Electric-field control of single-molecule tautomerization
2020-03-18, Mangel, Shai, Skripnik, Maxim, Polyudov, Katharina, Dette, Christian, Wollandt, Tobias, Punke, Paul, Li, Dongzhe, Urcuyo, Roberto, Pauly, Fabian, Kern, Klaus
The electric field is an important parameter to vary in a single-molecule experiment, because it can directly affect the charge distribution around the molecule. Yet, performing such an experiment with a well-defined electric field for a model chemical reaction at an interface has proven to be extremely difficult. Here, by combining a graphene field-effect transistor and a gate-tunable scanning tunneling microscope (STM), we reveal how this strategy enables the intramolecular H atom transfer of a metal-free macrocycle to be controlled with an external field. Experiments and theory both elucidate how the energetic barrier to tautomerization decreases with increasing electric field. The consistency between the two results demonstrates the potential in using electric fields to engineer molecular switching mechanisms that are ubiquitous in nanoscale electronic devices.
Large Conductance Variations in a Mechanosensitive Single-Molecule Junction
2018-09-12, Stefani, Davide, Weiland, Kevin J., Skripnik, Maxim, Hsu, Chunwei, Perrin, Mickael L., Mayor, Marcel, Pauly, Fabian, van der Zant, Herre S. J.
An appealing feature of molecular electronics is the possibility of inducing changes in the orbital structure through external stimuli. This can provide functionality on the single-molecule level that can be employed for sensing or switching purposes if the associated conductance changes are sizable upon application of the stimuli. Here, we show that the room-temperature conductance of a spring-like molecule can be mechanically controlled up to an order of magnitude by compressing or elongating it. Quantum-chemistry calculations indicate that the large conductance variations are the result of destructive quantum interference effects between the frontier orbitals that can be lifted by applying either compressive or tensile strain to the molecule. When periodically modulating the electrode separation, a conductance modulation at double the driving frequency is observed, providing a direct proof for the presence of quantum interference. Furthermore, oscillations in the conductance occur when the stress built up in the molecule is high enough to allow the anchoring groups to move along the surface in a stick–slip-like fashion. The mechanical control of quantum interference effects results in the largest-gauge factor reported for single-molecule devices up to now, which may open the door for applications in, e.g., a nanoscale mechanosensitive sensing device that is functional at room temperature.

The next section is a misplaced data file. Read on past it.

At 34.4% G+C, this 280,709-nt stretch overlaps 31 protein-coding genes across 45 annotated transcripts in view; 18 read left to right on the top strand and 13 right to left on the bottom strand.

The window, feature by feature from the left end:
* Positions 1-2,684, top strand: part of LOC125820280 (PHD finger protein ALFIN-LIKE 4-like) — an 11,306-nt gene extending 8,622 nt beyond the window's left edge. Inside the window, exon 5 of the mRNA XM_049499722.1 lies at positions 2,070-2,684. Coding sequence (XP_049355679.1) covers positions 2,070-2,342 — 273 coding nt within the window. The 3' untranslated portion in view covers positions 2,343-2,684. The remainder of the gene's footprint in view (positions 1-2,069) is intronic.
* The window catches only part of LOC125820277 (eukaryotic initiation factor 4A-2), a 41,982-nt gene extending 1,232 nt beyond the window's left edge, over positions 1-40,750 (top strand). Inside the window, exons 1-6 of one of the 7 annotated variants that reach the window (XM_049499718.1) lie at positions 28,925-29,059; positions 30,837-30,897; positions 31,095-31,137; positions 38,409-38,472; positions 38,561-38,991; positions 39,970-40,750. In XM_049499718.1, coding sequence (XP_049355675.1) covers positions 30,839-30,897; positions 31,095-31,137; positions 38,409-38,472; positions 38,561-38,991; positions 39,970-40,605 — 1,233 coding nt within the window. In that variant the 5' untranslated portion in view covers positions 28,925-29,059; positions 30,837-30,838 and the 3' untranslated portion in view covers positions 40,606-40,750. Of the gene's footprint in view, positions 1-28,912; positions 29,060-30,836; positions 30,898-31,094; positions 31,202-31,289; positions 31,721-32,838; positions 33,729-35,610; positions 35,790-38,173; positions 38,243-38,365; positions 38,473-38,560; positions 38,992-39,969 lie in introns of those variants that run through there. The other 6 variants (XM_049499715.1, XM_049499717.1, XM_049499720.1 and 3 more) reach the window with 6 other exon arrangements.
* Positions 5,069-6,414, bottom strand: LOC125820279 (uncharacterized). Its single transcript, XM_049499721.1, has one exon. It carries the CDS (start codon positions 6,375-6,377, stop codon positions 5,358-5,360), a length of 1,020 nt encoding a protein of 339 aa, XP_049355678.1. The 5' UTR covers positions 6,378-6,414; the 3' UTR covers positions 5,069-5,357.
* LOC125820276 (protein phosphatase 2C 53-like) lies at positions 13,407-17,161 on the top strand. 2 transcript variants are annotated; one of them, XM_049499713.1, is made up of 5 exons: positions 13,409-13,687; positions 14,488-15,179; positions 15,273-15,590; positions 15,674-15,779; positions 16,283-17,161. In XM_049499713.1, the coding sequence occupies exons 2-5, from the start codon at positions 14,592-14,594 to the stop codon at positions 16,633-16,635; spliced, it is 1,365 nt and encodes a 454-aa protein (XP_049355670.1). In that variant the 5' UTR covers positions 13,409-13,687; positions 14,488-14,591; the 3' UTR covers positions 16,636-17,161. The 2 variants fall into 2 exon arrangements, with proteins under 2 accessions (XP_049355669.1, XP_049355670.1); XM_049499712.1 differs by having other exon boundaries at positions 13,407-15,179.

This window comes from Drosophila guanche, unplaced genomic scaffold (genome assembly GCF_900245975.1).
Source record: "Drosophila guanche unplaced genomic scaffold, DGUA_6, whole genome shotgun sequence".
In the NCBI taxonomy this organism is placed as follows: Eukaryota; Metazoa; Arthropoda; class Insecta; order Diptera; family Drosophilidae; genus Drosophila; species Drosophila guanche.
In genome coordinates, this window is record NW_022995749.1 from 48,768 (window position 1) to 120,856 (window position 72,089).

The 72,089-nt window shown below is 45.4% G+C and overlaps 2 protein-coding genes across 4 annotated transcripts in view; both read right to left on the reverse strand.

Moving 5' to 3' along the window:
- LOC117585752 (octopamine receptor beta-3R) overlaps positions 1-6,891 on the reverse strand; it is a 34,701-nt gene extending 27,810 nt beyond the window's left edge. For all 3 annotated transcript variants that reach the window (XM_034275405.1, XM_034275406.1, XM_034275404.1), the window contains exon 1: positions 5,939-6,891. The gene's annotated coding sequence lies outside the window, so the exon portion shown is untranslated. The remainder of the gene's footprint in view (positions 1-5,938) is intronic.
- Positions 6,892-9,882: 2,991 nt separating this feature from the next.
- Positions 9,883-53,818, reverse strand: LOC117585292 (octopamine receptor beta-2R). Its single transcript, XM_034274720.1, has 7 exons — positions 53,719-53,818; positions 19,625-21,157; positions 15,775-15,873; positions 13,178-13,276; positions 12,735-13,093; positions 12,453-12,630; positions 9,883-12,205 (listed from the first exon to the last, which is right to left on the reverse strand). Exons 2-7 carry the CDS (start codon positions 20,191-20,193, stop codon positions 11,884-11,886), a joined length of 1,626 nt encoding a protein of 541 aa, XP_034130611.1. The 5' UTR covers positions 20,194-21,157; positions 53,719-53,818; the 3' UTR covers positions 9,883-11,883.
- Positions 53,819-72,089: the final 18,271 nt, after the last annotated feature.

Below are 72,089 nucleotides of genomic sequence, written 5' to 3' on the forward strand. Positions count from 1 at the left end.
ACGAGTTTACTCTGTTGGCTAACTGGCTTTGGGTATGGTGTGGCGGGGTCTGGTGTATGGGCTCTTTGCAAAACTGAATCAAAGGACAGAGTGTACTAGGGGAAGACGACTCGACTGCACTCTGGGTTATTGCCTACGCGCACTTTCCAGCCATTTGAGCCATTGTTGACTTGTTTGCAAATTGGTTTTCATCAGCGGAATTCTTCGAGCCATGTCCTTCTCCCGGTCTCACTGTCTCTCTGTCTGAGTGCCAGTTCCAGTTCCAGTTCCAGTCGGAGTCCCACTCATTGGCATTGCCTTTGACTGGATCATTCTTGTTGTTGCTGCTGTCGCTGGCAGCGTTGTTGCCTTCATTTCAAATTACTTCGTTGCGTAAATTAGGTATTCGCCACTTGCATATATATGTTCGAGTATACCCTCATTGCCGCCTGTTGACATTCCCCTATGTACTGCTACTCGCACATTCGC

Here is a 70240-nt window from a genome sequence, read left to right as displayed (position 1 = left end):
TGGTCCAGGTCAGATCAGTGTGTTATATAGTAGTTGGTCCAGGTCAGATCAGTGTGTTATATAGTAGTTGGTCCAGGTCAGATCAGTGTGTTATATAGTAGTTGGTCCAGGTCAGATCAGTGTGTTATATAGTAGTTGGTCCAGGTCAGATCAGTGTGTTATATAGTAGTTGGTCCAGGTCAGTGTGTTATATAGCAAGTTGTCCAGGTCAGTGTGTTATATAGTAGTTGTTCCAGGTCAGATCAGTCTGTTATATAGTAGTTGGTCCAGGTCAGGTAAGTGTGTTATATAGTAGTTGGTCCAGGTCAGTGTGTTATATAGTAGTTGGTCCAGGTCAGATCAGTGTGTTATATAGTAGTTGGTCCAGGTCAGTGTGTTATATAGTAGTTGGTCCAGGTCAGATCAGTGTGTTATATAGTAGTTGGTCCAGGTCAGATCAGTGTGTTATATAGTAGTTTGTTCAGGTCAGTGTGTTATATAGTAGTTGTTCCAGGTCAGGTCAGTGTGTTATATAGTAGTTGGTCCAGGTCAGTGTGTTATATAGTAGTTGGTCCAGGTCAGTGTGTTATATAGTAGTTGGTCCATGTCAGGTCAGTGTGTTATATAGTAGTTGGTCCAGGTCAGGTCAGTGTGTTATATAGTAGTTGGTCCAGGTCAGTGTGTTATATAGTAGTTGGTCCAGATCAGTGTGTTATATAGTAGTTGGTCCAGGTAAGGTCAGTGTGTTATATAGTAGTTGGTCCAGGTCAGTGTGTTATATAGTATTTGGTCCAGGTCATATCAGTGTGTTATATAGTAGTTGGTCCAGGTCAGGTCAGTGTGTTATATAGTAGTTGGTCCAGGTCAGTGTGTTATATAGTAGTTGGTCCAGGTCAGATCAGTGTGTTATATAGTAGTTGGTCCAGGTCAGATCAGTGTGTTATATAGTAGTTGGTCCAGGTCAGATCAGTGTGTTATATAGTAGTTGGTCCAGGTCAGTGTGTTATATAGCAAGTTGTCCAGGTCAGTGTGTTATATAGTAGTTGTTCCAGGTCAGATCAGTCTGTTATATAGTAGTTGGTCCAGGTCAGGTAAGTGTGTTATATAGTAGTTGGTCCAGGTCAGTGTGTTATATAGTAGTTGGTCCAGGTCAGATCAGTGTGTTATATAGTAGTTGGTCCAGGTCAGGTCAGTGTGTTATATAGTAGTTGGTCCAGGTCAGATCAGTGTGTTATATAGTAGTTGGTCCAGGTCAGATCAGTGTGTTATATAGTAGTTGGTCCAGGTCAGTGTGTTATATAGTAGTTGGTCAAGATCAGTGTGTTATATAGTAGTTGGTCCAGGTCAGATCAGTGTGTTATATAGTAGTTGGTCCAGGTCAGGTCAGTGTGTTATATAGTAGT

Magnetic switching of nanoscale antidot lattices
2016-05-24, Wiedwald, Ulf, Gräfe, Joachim, Lebecki, Krzysztof, Skripnik, Maxim, Haering, Felix, Schütz, Gisela, Ziemann, Paul, Goering, Eberhard, Nowak, Ulrich
We investigate the rich magnetic switching properties of nanoscale antidot lattices in the 200 nm regime. In-plane magnetized Fe, Co, and Permalloy (Py) as well as out-of-plane magnetized GdFe antidot films are prepared by a modified nanosphere lithography allowing for non-close packed voids in a magnetic film. We present a magnetometry protocol based on magneto-optical Kerr microscopy elucidating the switching modes using first-order reversal curves. The combination of various magnetometry and magnetic microscopy techniques as well as micromagnetic simulations delivers a thorough understanding of the switching modes. While part of the investigations has been published before, we summarize these results and add significant new insights in the magnetism of exchange-coupled antidot lattices.
Ptychographic imaging and micromagnetic modeling of thermal melting of nanoscale magnetic domains in antidot lattices
2020, Gräfe, Joachim, Skripnik, Maxim, Dieterle, Georg, Haering, Felix, Weigand, Markus, Bykova, Iuliia, Träger, Nick, Stoll, Hermann, Tyliszczak, Tolek, Nowak, Ulrich
Antidot lattices are potential candidates to act as bit patterned media for data storage as they are able to trap nanoscale magnetic domains between two adjacent holes. Here, we demonstrate the combination of micromagnetic modeling and x-ray microscopy. Detailed simulation of these systems can only be achieved by micromagnetic modeling that takes thermal effects into account. For this purpose, a Landau–Lifshitz–Bloch approach is used here. The calculated melting of magnetic domains within the antidot lattice is reproduced experimentally by x-ray microscopy. Furthermore, we compare conventional scanning transmission x-ray microscopy with resolution enhanced ptychography. Hence, we achieve a resolution of 13 nm. The results demonstrate that ptychographic imaging can also recover magnetic contrast in the presence of a strong topological variation and is generally applicable toward magnetic samples requiring ultimate resolution.